- From the Editor
This special issue, Transregional Politics of Throat-Singing as Cultural Heritage in Inner and Central Asia, presents a timely focus on Inner Asia, an area not well represented in ethnomusicological studies in English—or in the pages of Asian Music for that matter. It problematizes issues of ownership, identity, and the supercultural interventions of UNESCO. Thus, 52(2) offers the opportunity for anglophone readers to become familiar with current scholarship about this region and with the distinctive vocal genres and techniques that have been collectively dubbed "throat-singing," a term of convenience that is critiqued in the six major articles as well as in the thoughtful responses by two senior scholars. For those familiar with the extensive body of studies on Inner Asia in Russian, these essays offer a welcome opportunity to compare approaches and to supplement Russian-language sources. Of interest to me are the growing number of studies being published in Mongolian, Tyvan, and other Inner Asian languages, further enriching the diversity of our field.
In many ways this special issue embodies the commitment to diversity practiced by Asian Music. The authors come from various scholarly traditions, including those of the Russian Federation, France, England, and the Americas. They represent a sweep of experience, from established senior scholar to emerging young researcher; a range of voices, from the Indigenous to varieties of the foreign; a balance of gender representation; and an array of languages and writing systems. Evident throughout is the care with which the authors present the Indigenous voices drawn from their research and from their personal encounters.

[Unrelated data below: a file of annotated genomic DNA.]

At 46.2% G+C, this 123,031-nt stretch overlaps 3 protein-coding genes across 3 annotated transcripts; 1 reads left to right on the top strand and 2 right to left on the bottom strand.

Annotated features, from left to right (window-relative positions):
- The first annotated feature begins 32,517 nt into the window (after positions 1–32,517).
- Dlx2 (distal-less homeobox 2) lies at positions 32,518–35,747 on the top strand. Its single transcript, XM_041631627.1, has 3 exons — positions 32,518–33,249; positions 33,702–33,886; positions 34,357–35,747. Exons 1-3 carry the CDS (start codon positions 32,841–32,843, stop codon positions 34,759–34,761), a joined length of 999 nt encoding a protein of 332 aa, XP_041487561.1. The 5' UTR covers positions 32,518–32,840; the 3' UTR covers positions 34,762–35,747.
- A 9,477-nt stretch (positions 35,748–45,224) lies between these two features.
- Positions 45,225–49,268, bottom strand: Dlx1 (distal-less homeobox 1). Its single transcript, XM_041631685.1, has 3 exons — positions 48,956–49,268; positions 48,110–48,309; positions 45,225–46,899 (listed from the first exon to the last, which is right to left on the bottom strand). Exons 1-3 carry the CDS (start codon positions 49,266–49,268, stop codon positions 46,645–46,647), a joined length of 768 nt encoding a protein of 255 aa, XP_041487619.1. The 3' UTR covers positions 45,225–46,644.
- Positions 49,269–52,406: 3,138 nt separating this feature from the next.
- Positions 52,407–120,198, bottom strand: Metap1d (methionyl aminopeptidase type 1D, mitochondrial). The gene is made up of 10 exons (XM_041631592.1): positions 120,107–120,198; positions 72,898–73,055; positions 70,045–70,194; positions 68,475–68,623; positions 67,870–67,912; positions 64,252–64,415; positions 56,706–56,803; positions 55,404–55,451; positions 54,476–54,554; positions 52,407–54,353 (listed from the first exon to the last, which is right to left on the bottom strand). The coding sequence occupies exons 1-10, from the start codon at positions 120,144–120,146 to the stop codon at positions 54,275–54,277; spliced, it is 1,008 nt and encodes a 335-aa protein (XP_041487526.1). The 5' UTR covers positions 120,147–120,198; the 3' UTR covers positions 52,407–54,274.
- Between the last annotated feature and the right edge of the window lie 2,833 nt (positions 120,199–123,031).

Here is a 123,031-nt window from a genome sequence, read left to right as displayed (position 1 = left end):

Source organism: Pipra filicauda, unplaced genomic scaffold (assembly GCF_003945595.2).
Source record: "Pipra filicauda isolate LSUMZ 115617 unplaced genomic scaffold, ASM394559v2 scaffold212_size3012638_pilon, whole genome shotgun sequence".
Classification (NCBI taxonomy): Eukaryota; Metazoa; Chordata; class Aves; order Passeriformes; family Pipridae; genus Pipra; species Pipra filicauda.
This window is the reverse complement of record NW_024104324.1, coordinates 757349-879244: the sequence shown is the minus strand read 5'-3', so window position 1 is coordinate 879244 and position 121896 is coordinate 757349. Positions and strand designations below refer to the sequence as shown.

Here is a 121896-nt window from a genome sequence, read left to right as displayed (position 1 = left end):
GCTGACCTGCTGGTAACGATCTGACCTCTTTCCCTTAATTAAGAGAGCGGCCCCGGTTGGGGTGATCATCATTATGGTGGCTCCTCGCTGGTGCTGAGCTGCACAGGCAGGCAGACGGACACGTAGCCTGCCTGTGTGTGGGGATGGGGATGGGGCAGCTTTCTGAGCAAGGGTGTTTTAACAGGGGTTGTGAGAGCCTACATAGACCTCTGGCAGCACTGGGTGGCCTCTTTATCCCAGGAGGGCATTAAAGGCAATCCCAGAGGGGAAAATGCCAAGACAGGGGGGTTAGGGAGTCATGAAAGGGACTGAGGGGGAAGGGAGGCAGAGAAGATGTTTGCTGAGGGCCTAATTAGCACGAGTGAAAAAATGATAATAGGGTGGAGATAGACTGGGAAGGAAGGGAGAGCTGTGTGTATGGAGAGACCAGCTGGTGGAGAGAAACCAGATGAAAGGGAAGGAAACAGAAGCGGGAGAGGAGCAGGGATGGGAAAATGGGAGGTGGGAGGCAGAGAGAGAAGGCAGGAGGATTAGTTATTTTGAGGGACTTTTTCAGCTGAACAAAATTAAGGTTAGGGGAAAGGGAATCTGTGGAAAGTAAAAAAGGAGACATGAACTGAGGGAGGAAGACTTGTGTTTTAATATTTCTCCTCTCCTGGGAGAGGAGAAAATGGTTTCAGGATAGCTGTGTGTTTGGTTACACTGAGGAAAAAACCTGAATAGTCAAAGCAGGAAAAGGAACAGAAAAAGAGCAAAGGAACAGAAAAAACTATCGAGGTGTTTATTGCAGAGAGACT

Due to the size of the articles for this issue, we have deferred print and media reviews to 53(1).
It has been a pleasure and a personal adventure working with guest editor Charlotte D'Evelyn of Skidmore College and with her three colleagues: Robert O. Beahrs of Istanbul Technical University, Andrew Colwell from the Center of Traditional Music and Dance, and Johanni Curtet of the University of Rennes 2. A pleasure because of their collegiality, engagement, and energy—I particularly appreciate their attention to the cultural and political sensitivities needed in realizing such a project—and an adventure because [End Page 1] their writings and our email exchanges introduced me to Inner Asian musicking and to the term "cluster." Such enriching experiences provide reasons for my enthusiastic and ongoing commitment to Asian Music—this year marks the beginning of my second decade as editor. Kudos to the special-issue team for their hard work, collegiality, commitment, and vision! [End Page 2]